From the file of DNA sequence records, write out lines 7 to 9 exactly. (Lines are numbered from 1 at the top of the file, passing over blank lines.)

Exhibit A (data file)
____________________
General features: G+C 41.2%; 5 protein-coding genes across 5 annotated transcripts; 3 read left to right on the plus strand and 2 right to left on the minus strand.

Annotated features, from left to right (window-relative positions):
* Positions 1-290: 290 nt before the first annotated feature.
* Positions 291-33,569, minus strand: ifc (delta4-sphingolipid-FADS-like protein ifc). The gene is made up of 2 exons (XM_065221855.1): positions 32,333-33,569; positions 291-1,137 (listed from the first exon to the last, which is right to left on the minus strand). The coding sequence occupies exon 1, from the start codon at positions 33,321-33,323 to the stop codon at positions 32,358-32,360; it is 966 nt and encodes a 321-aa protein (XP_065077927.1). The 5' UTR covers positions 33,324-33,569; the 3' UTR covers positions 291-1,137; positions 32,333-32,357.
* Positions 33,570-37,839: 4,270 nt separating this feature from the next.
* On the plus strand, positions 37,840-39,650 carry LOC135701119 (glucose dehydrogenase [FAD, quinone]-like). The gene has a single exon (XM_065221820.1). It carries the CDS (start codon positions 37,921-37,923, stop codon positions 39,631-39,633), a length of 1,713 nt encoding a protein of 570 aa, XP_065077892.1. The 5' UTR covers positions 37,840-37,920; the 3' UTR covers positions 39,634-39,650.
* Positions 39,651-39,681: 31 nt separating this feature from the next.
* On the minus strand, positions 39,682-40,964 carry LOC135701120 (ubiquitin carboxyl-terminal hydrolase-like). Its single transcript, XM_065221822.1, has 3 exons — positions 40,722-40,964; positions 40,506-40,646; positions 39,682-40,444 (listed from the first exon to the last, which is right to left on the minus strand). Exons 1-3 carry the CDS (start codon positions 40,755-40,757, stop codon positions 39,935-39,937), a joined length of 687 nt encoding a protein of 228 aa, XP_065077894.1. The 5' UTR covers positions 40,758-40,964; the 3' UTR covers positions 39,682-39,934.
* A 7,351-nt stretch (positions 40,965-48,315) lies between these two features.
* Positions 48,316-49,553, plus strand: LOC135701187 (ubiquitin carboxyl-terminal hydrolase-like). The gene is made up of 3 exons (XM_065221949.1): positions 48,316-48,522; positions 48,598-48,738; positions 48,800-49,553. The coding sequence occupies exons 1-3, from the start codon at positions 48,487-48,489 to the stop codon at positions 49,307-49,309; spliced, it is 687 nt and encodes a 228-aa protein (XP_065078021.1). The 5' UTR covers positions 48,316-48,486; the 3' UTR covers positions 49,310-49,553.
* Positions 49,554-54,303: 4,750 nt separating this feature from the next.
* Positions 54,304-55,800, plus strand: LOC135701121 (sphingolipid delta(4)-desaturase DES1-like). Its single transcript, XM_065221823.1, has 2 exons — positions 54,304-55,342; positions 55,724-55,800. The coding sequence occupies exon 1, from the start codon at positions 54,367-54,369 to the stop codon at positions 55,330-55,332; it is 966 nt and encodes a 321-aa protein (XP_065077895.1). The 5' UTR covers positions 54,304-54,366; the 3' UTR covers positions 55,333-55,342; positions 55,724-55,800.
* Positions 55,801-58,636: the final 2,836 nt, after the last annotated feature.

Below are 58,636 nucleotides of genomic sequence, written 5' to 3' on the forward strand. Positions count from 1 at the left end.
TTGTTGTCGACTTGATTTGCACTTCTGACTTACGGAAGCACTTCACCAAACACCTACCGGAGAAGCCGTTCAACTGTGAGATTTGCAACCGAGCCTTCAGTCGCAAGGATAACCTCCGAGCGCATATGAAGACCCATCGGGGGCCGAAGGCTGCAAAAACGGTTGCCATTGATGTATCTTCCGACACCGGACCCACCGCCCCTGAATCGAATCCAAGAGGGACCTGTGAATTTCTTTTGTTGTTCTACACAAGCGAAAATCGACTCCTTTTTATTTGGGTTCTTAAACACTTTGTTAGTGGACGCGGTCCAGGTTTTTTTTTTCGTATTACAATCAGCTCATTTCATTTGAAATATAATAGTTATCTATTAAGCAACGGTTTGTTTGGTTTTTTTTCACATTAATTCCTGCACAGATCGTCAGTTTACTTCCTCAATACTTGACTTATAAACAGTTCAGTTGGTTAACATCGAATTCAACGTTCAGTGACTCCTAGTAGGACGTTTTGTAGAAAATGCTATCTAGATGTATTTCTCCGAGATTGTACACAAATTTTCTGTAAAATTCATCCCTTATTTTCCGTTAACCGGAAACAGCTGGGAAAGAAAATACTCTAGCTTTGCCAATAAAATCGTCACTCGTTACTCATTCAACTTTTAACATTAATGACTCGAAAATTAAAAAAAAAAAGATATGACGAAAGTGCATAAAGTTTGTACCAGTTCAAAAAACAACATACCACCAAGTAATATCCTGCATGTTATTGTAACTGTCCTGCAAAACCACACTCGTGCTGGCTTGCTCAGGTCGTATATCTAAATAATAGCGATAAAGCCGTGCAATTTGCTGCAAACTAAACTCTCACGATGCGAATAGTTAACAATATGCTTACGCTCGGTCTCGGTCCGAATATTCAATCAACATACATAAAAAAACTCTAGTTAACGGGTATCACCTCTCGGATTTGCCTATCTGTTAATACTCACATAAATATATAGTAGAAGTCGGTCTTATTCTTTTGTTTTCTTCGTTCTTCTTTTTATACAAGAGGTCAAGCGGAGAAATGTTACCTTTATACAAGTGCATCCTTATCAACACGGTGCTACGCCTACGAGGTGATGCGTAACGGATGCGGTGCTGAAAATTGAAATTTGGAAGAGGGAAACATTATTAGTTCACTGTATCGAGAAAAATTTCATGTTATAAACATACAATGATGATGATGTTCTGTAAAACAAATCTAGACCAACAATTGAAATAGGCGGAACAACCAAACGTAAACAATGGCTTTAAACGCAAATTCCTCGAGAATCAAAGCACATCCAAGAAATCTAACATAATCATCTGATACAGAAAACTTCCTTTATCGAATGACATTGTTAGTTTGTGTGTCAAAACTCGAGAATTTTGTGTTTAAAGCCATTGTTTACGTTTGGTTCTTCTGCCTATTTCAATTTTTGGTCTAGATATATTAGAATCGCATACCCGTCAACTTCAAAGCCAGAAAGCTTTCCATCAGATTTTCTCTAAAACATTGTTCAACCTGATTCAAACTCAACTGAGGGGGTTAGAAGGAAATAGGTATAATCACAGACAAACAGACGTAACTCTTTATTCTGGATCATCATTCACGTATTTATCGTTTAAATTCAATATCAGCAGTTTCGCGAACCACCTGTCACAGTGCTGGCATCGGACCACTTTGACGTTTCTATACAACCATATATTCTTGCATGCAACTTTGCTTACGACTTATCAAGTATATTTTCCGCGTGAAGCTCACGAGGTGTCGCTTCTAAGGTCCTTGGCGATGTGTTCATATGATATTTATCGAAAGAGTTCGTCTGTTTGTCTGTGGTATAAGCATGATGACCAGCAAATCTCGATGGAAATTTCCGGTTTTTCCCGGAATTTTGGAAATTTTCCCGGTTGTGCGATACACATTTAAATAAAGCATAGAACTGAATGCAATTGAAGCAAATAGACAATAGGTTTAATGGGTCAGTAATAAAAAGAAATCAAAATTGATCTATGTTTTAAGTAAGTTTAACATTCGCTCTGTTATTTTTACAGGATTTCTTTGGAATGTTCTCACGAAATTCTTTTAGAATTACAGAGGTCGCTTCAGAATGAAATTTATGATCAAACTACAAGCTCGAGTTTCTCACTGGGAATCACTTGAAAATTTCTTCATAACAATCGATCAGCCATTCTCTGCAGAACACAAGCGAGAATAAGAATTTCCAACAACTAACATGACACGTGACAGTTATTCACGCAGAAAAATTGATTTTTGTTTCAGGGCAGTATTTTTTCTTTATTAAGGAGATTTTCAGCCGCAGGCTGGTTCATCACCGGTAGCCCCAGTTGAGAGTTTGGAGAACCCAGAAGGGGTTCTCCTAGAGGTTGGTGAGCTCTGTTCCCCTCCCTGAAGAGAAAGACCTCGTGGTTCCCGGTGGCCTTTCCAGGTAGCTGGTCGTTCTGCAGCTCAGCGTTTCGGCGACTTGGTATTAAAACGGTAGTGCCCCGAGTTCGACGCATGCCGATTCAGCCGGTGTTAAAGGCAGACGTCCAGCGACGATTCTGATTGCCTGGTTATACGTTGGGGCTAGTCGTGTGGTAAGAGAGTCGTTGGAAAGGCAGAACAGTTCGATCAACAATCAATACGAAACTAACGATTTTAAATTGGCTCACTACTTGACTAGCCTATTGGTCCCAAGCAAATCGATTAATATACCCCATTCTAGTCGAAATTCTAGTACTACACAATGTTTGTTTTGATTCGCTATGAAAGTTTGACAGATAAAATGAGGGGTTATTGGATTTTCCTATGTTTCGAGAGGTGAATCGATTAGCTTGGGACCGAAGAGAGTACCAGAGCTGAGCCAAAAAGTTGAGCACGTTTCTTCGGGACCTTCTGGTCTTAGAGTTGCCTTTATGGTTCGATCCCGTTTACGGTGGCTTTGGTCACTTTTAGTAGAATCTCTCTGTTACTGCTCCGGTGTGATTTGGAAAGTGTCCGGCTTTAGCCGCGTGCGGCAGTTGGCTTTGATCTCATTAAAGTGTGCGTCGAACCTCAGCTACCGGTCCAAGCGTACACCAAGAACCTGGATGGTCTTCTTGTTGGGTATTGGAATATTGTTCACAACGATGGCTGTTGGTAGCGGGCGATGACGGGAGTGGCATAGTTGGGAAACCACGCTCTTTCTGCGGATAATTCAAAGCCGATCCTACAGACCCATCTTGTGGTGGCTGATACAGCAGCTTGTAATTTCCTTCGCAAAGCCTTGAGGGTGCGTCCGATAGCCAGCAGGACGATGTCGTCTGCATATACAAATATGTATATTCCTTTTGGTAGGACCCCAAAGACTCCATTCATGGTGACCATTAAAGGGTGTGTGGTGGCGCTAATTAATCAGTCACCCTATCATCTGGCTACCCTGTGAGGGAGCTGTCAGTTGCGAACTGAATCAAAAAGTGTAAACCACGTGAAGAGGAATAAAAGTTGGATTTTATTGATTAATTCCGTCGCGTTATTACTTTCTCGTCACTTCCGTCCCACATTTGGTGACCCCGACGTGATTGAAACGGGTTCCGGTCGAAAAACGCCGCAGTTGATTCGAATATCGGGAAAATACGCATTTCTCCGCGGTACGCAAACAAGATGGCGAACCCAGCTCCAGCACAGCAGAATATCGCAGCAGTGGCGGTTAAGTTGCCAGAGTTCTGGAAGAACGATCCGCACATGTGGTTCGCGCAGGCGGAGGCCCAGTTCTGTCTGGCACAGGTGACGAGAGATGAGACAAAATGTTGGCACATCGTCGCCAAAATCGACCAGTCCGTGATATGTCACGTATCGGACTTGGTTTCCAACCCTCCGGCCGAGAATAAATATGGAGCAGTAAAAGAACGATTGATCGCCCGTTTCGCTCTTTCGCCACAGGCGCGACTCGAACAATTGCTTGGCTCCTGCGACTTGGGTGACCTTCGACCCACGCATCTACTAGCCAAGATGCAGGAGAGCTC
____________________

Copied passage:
* Positions 39,651-39,681: 31 nt separating this feature from the next.
* On the minus strand, positions 39,682-40,964 carry LOC135701120 (ubiquitin carboxyl-terminal hydrolase-like). Its single transcript, XM_065221822.1, has 3 exons — positions 40,722-40,964; positions 40,506-40,646; positions 39,682-40,444 (listed from the first exon to the last, which is right to left on the minus strand). Exons 1-3 carry the CDS (start codon positions 40,755-40,757, stop codon positions 39,935-39,937), a joined length of 687 nt encoding a protein of 228 aa, XP_065077894.1. The 5' UTR covers positions 40,758-40,964; the 3' UTR covers positions 39,682-39,934.
* A 7,351-nt stretch (positions 40,965-48,315) lies between these two features.